09.21.13 9:45 AM ET
The Next Step in the Divestment Fight: Bill McKibben
Nearly a year after he started a campaign to have universities divest from fossil fuel investments, Bill McKibben says it’s time to take it to the next level. His new book is Oil and Honey.
So now the real divestment fight begins.
We launched the drive to get colleges, cities, and churches to fight climate change by selling their fossil fuel stocks about ten months ago, and it met with immediate, unexpected success: a New York Times article on the drive turned into the most e-mailed story of the week, and before long over 300 college campuses had active campaigns underway. The Nation called it the fastest growing student movement in decades, and before long older folks were emulating their juniors: city governments from Seattle to San Francisco to Providence announced they were committed to divesting their fossil fuel stocks, and the nation’s original Protestant denomination, the United Church of Christ, did the same. Divestment’s coming much faster than it did a generation ago, when the issue was apartheid.
But now the pushback has begun. The six colleges that divested last year—Unity, Sterling, Green Mountain, Hampshire, College of the Atlantic, and San Francisco State—were places with deep commitment to the environment. Now schools with a slightly less profound commitment have begun to say no. Vassar and Middlebury were the first to announce they weren’t yet ready to divest, arguing it might, you know, cost them some money.
This comes as no surprise—it took four or five years of hard work to get most schools to sell their South African stock, even with Nelson Mandela and Desmond Tutu pushing hard. (Some never came around—Harvard, for instance).
And in fact it comes as something of a blessing. Yes, it would be nice if everyone did the right thing right away, but that’s not very realistic. So now we have a chance to really tell the story, to make the case.
That story is a powerful one. As everyone from the World Bank to the International Energy Agency has now explained, the fossil fuel industry has five times as much carbon in its reserves of coal, oil and natural gas as we can safely burn. Five times, that is, the amount that would take us past a two degree increase in global average temperature. It is, in other words, a rogue industry: if it carries out its business plan, the planet tanks. We can’t bankrupt them, but by divestment we can help morally bankrupt them, reducing their power to set the agenda in DC and elsewhere. As with apartheid, this is one tactic that can accomplish much.
Not only is fossil fuel a rogue industry, it’s also bad bet. Those carbon numbers make clear that the industry sits on a bubble, with $20 trillion worth of fuel it can’t sell if the planet ever takes even minimal action against climate change. That’s why, for instance, billionaire hedge fund tycoon Tom Steyer wrote an urgent letter to boards of trustees telling them they had not just a moral but a fiduciary duty to sell those stocks. Already they’ve done damage by holding them: an independent study commissioned by the Associated Press earlier this year showed that if a billion dollar endowment had divested fossil fuel stocks a decade ago, it would have made an extra $119 million over the last decade. At a school like Middlebury, where I hang my hat, that would have meant hundreds of extra scholarships for needy students.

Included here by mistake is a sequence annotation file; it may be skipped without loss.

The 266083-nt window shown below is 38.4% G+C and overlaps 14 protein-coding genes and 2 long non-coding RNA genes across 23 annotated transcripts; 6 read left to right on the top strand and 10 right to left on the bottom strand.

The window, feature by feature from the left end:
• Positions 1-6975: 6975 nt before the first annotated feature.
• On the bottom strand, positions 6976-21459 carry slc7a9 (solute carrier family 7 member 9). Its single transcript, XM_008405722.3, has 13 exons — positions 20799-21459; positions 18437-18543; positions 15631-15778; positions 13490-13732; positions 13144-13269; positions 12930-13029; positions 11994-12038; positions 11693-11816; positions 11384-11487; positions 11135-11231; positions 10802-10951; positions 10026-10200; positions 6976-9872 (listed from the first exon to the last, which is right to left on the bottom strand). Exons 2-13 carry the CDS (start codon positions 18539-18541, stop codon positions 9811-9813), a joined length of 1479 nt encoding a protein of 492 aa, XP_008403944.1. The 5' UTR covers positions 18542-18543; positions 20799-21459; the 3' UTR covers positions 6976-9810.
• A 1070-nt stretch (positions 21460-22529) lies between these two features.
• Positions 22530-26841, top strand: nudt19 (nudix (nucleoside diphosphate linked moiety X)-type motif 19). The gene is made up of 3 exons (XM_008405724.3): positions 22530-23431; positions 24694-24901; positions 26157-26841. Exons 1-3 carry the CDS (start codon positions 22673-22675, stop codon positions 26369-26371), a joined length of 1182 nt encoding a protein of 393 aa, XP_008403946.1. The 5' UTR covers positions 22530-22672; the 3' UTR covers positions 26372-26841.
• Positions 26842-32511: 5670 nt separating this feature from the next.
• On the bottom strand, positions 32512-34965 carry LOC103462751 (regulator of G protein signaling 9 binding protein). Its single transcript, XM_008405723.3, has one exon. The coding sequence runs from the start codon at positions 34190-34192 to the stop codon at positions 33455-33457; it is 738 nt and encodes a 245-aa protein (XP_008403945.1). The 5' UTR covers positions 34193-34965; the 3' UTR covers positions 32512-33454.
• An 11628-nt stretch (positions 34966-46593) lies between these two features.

So students, and faculty and alumni, will now get a chance to tell those stories, to tell them in urgent and powerful ways. At Bowdoin last spring students built a mock refugee camp in the college quadrangle: if you’re comfortable investing in companies that create climate refugees, they argued, then we should probably have to live that way too. At the Rhode Island School of Design, students very politely took over the president’s office, hanging banners out the window: “We may be art students, but we can do the math.”
And this autumn, alumni across the nation are beginning a new campaign. They’re not boycotting their alma maters, they’re just asking that their donations be put in escrow until they divest. I’m sending Middlebury, an institution I am proud to be part of, a check for $50,000, the proceeds of a prize; I look forward to the day when they’ll be able to put it to use to support the college’s new School of the Environment. But it makes no sense to support that noble endeavor by investing in Exxon and Peabody Coal. We love our schools, but we want them to live up to the values they represent. We love our schools, and we want to be proud of them.
Just as they were a generation ago, these demands will be hard on trustees. Not because they represent a financial threat, but because they represent a psychological one. Look, for instance, at the Middlebury board. It has 32 members—and 16 of them come from the infinitesimally tiny portion of the planet that makes its living in high finance. They are remarkably good and generous people, giving of their time and money, and they and the administration have done a fine job: Middlebury was just named the fourth best liberal arts college in America. But they come from a world that insists investments are morally neutral, that finance is fundamentally separate from values.
That doesn’t fit with what the faculty teaches—not in physics, and not in philosophy. And so eventually I think they will divest. If we make the case with enough conviction and good faith, we will prevail. In the meantime, it’s one of the great teachable moments in the history of higher ed. Every freshman (and every alumni) can learn an important lesson in the semesters ahead: global warming is a horrible threat, and acting together we can do something about it.